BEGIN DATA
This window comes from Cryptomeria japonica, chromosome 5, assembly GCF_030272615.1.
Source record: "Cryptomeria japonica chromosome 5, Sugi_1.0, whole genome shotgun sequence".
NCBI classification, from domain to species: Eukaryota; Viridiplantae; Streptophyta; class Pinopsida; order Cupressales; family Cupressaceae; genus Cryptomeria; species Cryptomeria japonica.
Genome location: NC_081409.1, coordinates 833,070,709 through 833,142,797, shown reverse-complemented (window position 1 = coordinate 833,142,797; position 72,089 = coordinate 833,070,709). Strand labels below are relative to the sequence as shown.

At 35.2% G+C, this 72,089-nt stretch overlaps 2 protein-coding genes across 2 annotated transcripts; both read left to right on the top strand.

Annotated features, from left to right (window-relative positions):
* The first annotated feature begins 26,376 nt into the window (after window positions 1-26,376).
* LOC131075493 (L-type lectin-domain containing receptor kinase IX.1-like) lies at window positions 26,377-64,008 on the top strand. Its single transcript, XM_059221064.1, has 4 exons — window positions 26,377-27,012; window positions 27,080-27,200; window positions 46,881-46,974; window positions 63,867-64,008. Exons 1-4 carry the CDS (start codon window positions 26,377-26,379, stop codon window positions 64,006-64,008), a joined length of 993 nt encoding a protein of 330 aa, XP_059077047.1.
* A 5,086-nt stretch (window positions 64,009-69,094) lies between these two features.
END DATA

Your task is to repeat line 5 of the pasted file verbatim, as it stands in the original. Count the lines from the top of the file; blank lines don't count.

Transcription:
At 35.2% G+C, this 72,089-nt stretch overlaps 2 protein-coding genes across 2 annotated transcripts; both read left to right on the top strand.